What we know about scoliosis is constantly changing. In the past, the accepted teaching was that, once a patient reaches adulthood, their curves become static and do not progress. For many patients, this is true. However, there is a subgroup of individuals whose curves continue to progress during adulthood. Years ago, physicians were taught that a 50-degree thoracic curve typically does not increase in adulthood, but now we know that it can progress in some cases. There has been an evolution in what is known about scoliosis, but many general practitioners, internal medicine specialists and pediatricians do not have access to the latest information, which makes care much more difficult and challenging for their patients.
What is the prognosis for an adult with scoliosis?
With adults, the prognosis can be more complicated. We typically see adult patients, particularly women, who fall into one of several categories:
- Young women with very large curves who have no pain.
In these patients, the probability of the disease progressing is 80 or 90 percent, and if it remains goes untreated they may experience problems in later life. With these women, we discuss their treatment options on a case by case basis.
- Young women with a history of scoliosis who were advised their curves would not progress in adulthood.
These patients typically did not experience back pain and were told their curve was stable. However, many of these women go on to experience symptoms during and after their second pregnancy. The primary hormone produced during pregnancy is progesterone, which may cause their scoliosis to progress. Also during pregnancy, the ligaments and joints become loosened in order to allow the pelvis to develop appropriately. During this time, a woman’s curve may start to progress leading her to experience pain from her scoliosis.
- Women with a small curvature of the spine that progresses throughout adulthood.
In these cases, the progression of scoliosis does not seem to be related to pregnancy, but rather, in middle age, the patient experiences some spinal deformities which causes her clothes to fit differently and alters her physical appearance. The pain in such cases usually progresses and severely affects the woman’s quality of life.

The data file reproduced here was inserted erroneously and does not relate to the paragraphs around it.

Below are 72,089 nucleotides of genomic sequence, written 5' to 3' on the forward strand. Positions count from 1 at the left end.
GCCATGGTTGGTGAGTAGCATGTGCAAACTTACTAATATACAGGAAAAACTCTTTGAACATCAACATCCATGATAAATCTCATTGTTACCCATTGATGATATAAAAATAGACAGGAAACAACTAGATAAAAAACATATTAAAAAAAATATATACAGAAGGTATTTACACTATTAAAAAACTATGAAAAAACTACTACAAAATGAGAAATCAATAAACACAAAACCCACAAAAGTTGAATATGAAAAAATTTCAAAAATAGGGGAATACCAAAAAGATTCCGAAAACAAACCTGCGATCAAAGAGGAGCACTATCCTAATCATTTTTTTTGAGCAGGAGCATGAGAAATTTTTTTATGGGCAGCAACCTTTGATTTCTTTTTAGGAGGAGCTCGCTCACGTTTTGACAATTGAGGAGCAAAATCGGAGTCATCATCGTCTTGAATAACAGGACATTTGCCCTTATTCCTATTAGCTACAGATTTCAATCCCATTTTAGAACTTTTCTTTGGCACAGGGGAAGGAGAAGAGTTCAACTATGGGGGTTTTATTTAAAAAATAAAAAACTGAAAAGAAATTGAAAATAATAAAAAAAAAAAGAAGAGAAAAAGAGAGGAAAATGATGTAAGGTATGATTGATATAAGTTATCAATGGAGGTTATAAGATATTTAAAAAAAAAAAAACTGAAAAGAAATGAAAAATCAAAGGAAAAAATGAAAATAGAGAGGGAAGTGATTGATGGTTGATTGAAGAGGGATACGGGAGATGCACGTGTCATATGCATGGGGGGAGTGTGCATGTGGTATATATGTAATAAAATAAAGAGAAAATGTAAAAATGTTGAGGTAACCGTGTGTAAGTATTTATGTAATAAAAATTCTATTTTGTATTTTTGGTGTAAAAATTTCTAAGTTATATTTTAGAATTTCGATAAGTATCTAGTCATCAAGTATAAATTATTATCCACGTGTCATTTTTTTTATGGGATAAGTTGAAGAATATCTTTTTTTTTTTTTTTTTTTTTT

Can spinal injuries be caused from diseases such as a virus?
Polio was once one of the most common neurological causes of scoliosis. During the polio epidemic in the 1930s through the 1950s, it was very common for children to develop scoliosis. We see many of those patients as adults at the Baylor Scott & White Scoliosis Centers.
Are there environmental factors that contribute to scoliosis?
Research into the environmental causes of scoliosis is ongoing and, while there have been some findings, a clear connection has not been established between scoliosis and medications or environmental factors yet.
What other factors contribute to scoliosis?
The vast majority of patients with scoliosis fall under the category of what’s called idiopathic scoliosis. This simply means that we don't know what causes it as opposed to cases that are due to neurological causes, congenital abnormalities, developmental issues or as the result of a traumatic injury to the spinal cord. In some cases, either the vertebrae are congenitally malformed or congenitally fused together, or the spinal cord developed incorrectly from birth, leading to very severe curves. Typically, there is an environmental cause for this such as drug abuse during pregnancy, or complications from medications and other environmental causes which put children at risk while they are developing during pregnancy.
Does scoliosis always appear in childhood?
Most people typically think of scoliosis as a childhood disease. In fact, scoliosis is commonly diagnosed in the juvenile and adolescent stages—ages 9, 10, 11 or 12. There is, however, adult onset or degenerative scoliosis, which develops as a result of disc degeneration and is different from adolescent idiopathic scoliosis.
Is scoliosis hereditary?
Scoliosis is thought to be genetic and tends to run in families. However, with each generation, there is a variability of how strongly the genes are expressed, which determines how severe the curve may be. For example, a mother may have a mild curve, but her daughter may have a very severe curve or a mother may have a severe curve and her grandchildren may develop scoliosis, but their parents did not.
What are other common spine conditions?
The bones of the spine are arranged to give the spinal column stability. Damage or defects within the supporting structures of the lumbar spine (the lower part of the back) can often be the source of back pain resulting from: